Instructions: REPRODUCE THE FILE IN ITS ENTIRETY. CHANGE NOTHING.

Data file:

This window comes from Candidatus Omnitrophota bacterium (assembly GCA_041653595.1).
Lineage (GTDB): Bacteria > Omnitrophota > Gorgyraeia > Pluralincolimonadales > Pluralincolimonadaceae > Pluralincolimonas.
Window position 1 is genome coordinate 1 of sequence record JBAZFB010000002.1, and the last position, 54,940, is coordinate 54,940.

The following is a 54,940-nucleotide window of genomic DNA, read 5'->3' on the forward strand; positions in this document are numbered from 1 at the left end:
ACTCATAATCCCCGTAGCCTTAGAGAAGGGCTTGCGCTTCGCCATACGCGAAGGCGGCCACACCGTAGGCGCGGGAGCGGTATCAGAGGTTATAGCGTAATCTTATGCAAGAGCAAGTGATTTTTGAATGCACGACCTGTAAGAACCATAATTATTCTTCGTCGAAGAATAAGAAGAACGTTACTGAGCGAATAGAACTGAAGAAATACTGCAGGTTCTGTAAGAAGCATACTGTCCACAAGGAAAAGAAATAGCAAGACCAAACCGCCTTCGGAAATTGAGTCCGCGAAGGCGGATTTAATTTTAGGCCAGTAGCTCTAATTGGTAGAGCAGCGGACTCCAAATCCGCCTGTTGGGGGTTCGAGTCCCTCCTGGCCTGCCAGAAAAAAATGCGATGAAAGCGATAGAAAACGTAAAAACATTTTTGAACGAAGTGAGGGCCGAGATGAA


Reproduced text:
This window comes from Candidatus Omnitrophota bacterium (assembly GCA_041653595.1).
Lineage (GTDB): Bacteria > Omnitrophota > Gorgyraeia > Pluralincolimonadales > Pluralincolimonadaceae > Pluralincolimonas.
Window position 1 is genome coordinate 1 of sequence record JBAZFB010000002.1, and the last position, 54,940, is coordinate 54,940.

The following is a 54,940-nucleotide window of genomic DNA, read 5'->3' on the forward strand; positions in this document are numbered from 1 at the left end:
ACTCATAATCCCCGTAGCCTTAGAGAAGGGCTTGCGCTTCGCCATACGCGAAGGCGGCCACACCGTAGGCGCGGGAGCGGTATCAGAGGTTATAGCGTAATCTTATGCAAGAGCAAGTGATTTTTGAATGCACGACCTGTAAGAACCATAATTATTCTTCGTCGAAGAATAAGAAGAACGTTACTGAGCGAATAGAACTGAAGAAATACTGCAGGTTCTGTAAGAAGCATACTGTCCACAAGGAAAAGAAATAGCAAGACCAAACCGCCTTCGGAAATTGAGTCCGCGAAGGCGGATTTAATTTTAGGCCAGTAGCTCTAATTGGTAGAGCAGCGGACTCCAAATCCGCCTGTTGGGGGTTCGAGTCCCTCCTGGCCTGCCAGAAAAAAATGCGATGAAAGCGATAGAAAACGTAAAAACATTTTTGAACGAAGTGAGGGCCGAGATGAA